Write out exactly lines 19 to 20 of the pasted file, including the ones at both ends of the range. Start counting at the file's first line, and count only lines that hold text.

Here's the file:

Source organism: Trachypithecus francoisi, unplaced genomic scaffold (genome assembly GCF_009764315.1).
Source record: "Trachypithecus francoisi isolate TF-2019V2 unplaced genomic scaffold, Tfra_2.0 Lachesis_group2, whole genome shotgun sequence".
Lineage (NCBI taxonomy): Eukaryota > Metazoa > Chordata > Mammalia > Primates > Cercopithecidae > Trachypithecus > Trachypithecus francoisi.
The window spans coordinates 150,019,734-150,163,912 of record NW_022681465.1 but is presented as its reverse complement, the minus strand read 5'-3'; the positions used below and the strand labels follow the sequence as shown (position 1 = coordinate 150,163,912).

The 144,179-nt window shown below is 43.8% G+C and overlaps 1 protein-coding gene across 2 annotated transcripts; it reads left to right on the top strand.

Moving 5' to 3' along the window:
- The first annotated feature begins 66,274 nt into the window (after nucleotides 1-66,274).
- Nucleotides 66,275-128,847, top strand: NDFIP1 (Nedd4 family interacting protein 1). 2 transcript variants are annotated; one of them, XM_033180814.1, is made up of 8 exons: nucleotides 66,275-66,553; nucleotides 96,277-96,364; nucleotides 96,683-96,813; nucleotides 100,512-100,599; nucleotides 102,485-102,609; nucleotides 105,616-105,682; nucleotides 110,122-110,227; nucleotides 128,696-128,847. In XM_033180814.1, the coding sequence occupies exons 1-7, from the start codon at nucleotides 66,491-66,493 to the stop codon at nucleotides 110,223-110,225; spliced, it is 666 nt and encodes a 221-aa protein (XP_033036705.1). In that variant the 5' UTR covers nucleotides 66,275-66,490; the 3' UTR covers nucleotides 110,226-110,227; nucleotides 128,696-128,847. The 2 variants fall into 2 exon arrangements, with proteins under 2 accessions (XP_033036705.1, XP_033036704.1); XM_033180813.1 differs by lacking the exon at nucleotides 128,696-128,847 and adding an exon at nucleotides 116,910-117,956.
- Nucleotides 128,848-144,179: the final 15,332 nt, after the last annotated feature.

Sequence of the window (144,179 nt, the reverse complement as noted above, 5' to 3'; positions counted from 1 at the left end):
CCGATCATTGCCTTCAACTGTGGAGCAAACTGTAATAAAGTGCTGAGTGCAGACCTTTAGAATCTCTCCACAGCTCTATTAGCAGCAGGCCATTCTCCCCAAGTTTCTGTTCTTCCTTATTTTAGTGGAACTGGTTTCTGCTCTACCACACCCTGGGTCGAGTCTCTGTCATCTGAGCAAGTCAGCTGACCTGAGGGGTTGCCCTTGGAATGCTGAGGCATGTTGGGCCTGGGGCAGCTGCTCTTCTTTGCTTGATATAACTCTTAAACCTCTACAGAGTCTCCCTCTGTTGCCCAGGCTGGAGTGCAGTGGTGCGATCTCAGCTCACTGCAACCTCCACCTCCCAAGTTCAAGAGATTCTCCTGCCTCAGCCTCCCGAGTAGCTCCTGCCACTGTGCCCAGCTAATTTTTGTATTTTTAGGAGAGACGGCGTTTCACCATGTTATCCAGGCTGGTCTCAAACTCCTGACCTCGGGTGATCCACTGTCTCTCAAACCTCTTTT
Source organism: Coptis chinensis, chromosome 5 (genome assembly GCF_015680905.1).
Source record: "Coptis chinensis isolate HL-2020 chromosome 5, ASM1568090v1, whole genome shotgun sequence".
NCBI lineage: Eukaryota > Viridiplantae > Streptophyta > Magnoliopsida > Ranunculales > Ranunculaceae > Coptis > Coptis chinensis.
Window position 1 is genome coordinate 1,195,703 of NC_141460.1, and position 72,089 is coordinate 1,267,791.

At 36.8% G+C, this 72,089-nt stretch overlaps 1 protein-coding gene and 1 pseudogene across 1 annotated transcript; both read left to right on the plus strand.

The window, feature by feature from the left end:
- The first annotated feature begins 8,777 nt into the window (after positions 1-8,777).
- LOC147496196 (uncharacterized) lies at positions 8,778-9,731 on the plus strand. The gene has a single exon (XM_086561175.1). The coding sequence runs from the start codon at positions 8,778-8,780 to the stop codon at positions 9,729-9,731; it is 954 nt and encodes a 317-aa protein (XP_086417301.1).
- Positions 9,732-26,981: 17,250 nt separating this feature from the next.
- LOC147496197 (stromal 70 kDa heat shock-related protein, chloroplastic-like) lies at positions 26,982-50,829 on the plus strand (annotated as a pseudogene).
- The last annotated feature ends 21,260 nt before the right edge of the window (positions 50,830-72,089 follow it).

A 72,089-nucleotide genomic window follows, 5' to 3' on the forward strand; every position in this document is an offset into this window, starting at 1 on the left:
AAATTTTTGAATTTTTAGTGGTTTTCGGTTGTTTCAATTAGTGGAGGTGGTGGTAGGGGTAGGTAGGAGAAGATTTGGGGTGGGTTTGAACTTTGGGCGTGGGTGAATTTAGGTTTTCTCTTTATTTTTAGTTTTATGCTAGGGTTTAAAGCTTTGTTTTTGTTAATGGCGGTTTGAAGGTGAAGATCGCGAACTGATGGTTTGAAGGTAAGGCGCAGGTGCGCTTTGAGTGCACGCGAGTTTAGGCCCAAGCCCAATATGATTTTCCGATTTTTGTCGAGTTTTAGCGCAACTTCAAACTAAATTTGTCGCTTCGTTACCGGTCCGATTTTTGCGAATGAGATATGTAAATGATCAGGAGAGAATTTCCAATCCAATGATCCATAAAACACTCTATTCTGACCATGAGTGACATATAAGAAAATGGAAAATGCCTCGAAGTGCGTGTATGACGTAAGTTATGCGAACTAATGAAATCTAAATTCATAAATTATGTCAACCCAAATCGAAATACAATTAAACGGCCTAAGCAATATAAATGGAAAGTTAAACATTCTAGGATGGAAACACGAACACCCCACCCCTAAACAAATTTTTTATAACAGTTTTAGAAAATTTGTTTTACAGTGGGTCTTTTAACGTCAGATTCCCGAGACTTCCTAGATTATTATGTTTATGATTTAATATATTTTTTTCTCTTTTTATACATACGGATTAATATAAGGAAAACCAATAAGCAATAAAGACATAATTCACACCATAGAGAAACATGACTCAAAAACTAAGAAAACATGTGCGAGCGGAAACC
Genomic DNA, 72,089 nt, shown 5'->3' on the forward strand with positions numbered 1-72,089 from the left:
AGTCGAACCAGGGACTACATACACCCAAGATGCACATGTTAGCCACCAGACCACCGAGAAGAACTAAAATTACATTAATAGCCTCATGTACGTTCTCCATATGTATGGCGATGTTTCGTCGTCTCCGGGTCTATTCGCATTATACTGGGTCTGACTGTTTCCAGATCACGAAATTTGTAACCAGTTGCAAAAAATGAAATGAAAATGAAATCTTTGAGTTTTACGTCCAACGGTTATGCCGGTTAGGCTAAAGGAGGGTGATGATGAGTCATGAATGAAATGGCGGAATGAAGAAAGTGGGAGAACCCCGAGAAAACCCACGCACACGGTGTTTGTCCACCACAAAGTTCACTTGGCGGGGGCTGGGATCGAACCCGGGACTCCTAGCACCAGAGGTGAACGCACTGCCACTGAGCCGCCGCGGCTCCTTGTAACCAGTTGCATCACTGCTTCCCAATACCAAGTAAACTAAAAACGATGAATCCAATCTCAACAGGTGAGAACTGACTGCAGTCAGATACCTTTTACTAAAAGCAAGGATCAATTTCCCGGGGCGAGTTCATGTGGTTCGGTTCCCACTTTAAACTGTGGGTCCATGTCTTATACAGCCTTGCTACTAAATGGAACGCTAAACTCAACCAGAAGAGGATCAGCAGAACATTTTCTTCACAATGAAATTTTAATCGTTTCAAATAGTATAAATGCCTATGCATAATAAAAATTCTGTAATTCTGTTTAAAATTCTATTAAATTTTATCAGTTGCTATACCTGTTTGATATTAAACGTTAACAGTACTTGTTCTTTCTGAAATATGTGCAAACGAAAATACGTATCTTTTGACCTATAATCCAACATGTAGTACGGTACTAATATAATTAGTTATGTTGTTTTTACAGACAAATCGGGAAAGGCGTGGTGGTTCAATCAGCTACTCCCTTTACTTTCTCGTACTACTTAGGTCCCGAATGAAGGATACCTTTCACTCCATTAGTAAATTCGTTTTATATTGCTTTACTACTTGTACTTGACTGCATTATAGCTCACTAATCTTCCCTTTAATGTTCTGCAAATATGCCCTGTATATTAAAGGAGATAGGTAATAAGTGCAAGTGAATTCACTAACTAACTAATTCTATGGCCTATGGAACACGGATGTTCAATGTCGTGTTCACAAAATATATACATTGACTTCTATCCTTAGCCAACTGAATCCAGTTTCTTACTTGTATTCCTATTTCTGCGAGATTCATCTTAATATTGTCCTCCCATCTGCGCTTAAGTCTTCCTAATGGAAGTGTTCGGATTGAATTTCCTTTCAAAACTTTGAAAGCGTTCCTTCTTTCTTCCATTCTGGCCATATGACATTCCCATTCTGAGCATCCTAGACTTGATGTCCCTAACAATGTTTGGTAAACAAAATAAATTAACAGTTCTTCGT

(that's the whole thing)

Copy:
- LOC147496196 (uncharacterized) lies at positions 8,778-9,731 on the plus strand. The gene has a single exon (XM_086561175.1). The coding sequence runs from the start codon at positions 8,778-8,780 to the stop codon at positions 9,729-9,731; it is 954 nt and encodes a 317-aa protein (XP_086417301.1).
- Positions 9,732-26,981: 17,250 nt separating this feature from the next.